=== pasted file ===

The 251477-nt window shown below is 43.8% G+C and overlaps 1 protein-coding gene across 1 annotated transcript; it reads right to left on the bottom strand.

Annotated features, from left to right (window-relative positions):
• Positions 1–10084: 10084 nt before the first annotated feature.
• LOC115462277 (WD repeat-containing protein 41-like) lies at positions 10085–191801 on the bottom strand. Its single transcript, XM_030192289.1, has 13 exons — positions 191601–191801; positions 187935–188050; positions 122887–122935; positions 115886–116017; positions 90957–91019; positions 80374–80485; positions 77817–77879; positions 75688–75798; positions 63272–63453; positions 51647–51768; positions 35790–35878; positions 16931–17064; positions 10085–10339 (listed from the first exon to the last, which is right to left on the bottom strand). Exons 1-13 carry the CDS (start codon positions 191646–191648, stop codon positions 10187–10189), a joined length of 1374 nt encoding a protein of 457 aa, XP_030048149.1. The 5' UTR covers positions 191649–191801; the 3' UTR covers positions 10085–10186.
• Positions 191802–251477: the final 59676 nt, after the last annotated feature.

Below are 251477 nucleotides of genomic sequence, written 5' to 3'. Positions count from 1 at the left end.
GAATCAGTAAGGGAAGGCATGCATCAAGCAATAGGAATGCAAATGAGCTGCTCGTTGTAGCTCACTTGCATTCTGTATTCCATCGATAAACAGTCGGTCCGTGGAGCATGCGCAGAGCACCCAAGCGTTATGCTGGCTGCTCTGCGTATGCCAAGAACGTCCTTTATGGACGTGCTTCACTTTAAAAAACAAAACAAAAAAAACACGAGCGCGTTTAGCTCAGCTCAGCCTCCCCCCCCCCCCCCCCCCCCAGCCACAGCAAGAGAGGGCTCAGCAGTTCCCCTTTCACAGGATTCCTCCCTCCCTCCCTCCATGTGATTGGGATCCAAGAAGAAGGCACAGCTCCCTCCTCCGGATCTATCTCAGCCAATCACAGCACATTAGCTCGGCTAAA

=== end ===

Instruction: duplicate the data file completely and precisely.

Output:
The 251477-nt window shown below is 43.8% G+C and overlaps 1 protein-coding gene across 1 annotated transcript; it reads right to left on the bottom strand.

Annotated features, from left to right (window-relative positions):
• Positions 1–10084: 10084 nt before the first annotated feature.
• LOC115462277 (WD repeat-containing protein 41-like) lies at positions 10085–191801 on the bottom strand. Its single transcript, XM_030192289.1, has 13 exons — positions 191601–191801; positions 187935–188050; positions 122887–122935; positions 115886–116017; positions 90957–91019; positions 80374–80485; positions 77817–77879; positions 75688–75798; positions 63272–63453; positions 51647–51768; positions 35790–35878; positions 16931–17064; positions 10085–10339 (listed from the first exon to the last, which is right to left on the bottom strand). Exons 1-13 carry the CDS (start codon positions 191646–191648, stop codon positions 10187–10189), a joined length of 1374 nt encoding a protein of 457 aa, XP_030048149.1. The 5' UTR covers positions 191649–191801; the 3' UTR covers positions 10085–10186.
• Positions 191802–251477: the final 59676 nt, after the last annotated feature.

Below are 251477 nucleotides of genomic sequence, written 5' to 3'. Positions count from 1 at the left end.
GAATCAGTAAGGGAAGGCATGCATCAAGCAATAGGAATGCAAATGAGCTGCTCGTTGTAGCTCACTTGCATTCTGTATTCCATCGATAAACAGTCGGTCCGTGGAGCATGCGCAGAGCACCCAAGCGTTATGCTGGCTGCTCTGCGTATGCCAAGAACGTCCTTTATGGACGTGCTTCACTTTAAAAAACAAAACAAAAAAAACACGAGCGCGTTTAGCTCAGCTCAGCCTCCCCCCCCCCCCCCCCCCCCAGCCACAGCAAGAGAGGGCTCAGCAGTTCCCCTTTCACAGGATTCCTCCCTCCCTCCCTCCATGTGATTGGGATCCAAGAAGAAGGCACAGCTCCCTCCTCCGGATCTATCTCAGCCAATCACAGCACATTAGCTCGGCTAAA